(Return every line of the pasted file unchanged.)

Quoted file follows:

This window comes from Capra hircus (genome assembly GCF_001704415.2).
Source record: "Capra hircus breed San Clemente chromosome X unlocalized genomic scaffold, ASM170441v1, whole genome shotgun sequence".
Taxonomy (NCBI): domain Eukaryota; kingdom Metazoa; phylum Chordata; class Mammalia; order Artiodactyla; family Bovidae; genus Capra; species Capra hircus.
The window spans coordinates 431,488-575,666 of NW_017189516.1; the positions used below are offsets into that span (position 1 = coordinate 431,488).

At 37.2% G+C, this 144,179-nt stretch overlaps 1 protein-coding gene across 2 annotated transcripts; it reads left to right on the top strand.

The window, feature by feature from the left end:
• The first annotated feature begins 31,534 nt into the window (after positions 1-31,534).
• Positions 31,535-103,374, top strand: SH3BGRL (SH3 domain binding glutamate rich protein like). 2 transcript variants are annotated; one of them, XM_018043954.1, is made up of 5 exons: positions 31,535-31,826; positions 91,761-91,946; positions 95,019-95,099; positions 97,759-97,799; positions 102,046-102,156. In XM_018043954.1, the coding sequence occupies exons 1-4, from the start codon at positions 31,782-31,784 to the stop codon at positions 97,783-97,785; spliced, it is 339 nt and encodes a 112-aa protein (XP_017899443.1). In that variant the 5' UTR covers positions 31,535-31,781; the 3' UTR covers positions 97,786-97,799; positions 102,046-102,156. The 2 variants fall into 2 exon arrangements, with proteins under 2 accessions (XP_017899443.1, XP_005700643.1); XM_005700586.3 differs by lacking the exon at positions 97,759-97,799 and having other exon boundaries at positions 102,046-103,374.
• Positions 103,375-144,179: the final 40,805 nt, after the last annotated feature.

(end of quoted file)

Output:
This window comes from Capra hircus (genome assembly GCF_001704415.2).
Source record: "Capra hircus breed San Clemente chromosome X unlocalized genomic scaffold, ASM170441v1, whole genome shotgun sequence".
Taxonomy (NCBI): domain Eukaryota; kingdom Metazoa; phylum Chordata; class Mammalia; order Artiodactyla; family Bovidae; genus Capra; species Capra hircus.
The window spans coordinates 431,488-575,666 of NW_017189516.1; the positions used below are offsets into that span (position 1 = coordinate 431,488).

At 37.2% G+C, this 144,179-nt stretch overlaps 1 protein-coding gene across 2 annotated transcripts; it reads left to right on the top strand.

The window, feature by feature from the left end:
• The first annotated feature begins 31,534 nt into the window (after positions 1-31,534).
• Positions 31,535-103,374, top strand: SH3BGRL (SH3 domain binding glutamate rich protein like). 2 transcript variants are annotated; one of them, XM_018043954.1, is made up of 5 exons: positions 31,535-31,826; positions 91,761-91,946; positions 95,019-95,099; positions 97,759-97,799; positions 102,046-102,156. In XM_018043954.1, the coding sequence occupies exons 1-4, from the start codon at positions 31,782-31,784 to the stop codon at positions 97,783-97,785; spliced, it is 339 nt and encodes a 112-aa protein (XP_017899443.1). In that variant the 5' UTR covers positions 31,535-31,781; the 3' UTR covers positions 97,786-97,799; positions 102,046-102,156. The 2 variants fall into 2 exon arrangements, with proteins under 2 accessions (XP_017899443.1, XP_005700643.1); XM_005700586.3 differs by lacking the exon at positions 97,759-97,799 and having other exon boundaries at positions 102,046-103,374.
• Positions 103,375-144,179: the final 40,805 nt, after the last annotated feature.